In swing states, the race ranges from showing Trump up by 1 point in Iowa to a Clinton lead of about 6 points in her best states, such as Virginia. That’s a reasonably good position for Clinton, but it isn’t quite as safe as it might sound. That’s because the swing states tend to rise and fall together. A further shift of a few points in Trump’s favor, or a polling error of that magnitude, would make the Electoral College highly competitive.
2. What’s the degree of uncertainty?
Higher than people might assume. Between the unusually early conventions and the late election — Nov. 8 is the latest possible date on which Election Day can occur — it’s a long campaign this year. But just as important, many voters — close to 20 percent — either say they’re undecided or that they plan to vote for third-party candidates. At a comparable point four years ago, only 5 to 10 percent of voters fell into those categories.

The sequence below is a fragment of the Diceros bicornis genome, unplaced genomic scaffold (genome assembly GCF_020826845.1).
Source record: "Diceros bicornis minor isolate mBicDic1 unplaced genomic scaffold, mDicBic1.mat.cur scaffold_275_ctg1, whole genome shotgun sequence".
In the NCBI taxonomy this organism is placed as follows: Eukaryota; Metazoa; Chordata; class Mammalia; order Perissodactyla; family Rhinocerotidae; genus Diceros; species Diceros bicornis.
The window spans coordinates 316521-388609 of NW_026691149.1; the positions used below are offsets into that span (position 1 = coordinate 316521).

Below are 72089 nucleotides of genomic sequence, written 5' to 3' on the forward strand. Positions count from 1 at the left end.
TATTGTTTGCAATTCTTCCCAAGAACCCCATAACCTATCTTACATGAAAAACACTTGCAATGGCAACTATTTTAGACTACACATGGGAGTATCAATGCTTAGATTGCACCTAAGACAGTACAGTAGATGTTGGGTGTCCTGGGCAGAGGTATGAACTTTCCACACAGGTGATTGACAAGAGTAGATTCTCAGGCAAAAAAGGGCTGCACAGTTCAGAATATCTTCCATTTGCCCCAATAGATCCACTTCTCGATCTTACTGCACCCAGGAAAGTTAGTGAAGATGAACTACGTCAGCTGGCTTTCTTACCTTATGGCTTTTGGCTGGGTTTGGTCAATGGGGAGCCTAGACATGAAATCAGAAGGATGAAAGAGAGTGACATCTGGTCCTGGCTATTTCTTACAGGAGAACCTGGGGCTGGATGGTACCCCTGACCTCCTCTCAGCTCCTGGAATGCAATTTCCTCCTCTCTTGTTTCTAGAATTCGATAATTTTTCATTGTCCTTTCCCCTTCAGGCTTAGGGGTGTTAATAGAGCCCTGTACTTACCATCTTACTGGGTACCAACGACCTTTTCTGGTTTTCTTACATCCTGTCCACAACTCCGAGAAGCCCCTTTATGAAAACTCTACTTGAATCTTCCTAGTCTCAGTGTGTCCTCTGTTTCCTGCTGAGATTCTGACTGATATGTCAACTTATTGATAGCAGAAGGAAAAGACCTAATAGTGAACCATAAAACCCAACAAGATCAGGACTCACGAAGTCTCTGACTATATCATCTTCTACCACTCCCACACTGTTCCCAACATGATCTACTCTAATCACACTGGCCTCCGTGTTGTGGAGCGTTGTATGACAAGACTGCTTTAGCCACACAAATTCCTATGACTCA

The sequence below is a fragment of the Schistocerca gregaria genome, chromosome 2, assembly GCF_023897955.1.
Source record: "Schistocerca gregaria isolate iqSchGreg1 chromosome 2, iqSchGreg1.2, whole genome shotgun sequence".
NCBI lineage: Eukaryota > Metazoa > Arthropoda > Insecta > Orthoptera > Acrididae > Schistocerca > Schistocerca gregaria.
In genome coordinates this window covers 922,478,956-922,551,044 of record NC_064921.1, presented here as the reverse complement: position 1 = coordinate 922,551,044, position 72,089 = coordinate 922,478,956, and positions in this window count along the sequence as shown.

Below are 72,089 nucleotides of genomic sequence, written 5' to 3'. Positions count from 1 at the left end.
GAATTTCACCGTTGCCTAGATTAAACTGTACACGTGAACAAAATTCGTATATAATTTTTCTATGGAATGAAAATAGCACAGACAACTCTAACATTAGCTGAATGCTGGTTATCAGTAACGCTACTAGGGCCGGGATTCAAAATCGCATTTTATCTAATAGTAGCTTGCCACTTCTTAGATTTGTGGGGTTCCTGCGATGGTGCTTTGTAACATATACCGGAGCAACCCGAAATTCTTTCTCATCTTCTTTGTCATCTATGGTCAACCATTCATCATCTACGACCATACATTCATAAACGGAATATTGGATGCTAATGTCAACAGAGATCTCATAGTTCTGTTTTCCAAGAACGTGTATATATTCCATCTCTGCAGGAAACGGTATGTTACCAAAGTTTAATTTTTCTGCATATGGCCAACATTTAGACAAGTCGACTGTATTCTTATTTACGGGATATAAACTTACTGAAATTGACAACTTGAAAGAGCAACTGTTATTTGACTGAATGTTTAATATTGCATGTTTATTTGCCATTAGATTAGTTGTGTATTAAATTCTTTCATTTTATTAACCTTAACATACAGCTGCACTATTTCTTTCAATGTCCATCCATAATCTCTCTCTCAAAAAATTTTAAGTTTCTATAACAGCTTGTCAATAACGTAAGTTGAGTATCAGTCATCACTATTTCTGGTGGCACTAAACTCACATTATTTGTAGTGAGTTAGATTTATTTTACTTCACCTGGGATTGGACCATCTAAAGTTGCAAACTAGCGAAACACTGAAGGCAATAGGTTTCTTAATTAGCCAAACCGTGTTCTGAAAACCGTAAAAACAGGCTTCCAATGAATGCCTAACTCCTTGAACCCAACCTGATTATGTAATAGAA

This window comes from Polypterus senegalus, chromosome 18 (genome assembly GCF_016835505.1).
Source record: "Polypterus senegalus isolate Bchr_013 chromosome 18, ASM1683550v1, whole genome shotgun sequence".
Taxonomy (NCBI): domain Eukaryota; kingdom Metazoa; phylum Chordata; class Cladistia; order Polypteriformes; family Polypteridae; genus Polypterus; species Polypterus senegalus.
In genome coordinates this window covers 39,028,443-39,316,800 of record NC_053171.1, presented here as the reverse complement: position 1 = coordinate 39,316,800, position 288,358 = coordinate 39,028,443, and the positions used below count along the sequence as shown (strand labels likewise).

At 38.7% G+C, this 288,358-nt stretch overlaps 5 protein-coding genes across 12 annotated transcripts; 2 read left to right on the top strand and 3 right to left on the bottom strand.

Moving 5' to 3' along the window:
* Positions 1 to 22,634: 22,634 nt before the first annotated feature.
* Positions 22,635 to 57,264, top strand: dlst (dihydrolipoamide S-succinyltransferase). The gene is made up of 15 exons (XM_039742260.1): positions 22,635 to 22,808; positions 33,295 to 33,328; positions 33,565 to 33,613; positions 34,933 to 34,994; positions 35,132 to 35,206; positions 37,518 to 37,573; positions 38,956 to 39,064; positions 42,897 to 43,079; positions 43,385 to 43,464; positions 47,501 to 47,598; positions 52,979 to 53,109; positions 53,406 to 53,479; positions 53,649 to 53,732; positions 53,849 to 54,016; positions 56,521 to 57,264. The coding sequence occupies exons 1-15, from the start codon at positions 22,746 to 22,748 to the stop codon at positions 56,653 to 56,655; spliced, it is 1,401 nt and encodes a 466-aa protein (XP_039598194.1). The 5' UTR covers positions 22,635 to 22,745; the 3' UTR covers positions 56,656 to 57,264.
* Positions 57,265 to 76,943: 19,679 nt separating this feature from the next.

High numbers of undecided and third-party voters are associated with higher volatility and larger polling errors. Put another way, elections are harder to predict when fewer people have made up their minds. Because FiveThirtyEight’s models account for this property, we show a relatively wide range of possible outcomes, giving Trump better odds of winning than most other statistically based models, but also a significant chance of a Clinton landslide if those undecideds break in her favor.
3. What’s the short-term trend in the polls?
It’s been toward Trump over the past few weeks. Clinton’s lead peaked at about 8.5 percentage points in early August, according to our models, and Trump has since sliced that figure roughly in half. Of Trump’s roughly 4-point gain since then, about 2 points come from Trump’s having gained ground, while the other 2 points come from Clinton’s having lost ground — possibly a sign that her lofty numbers in early August were inflated by a convention bounce.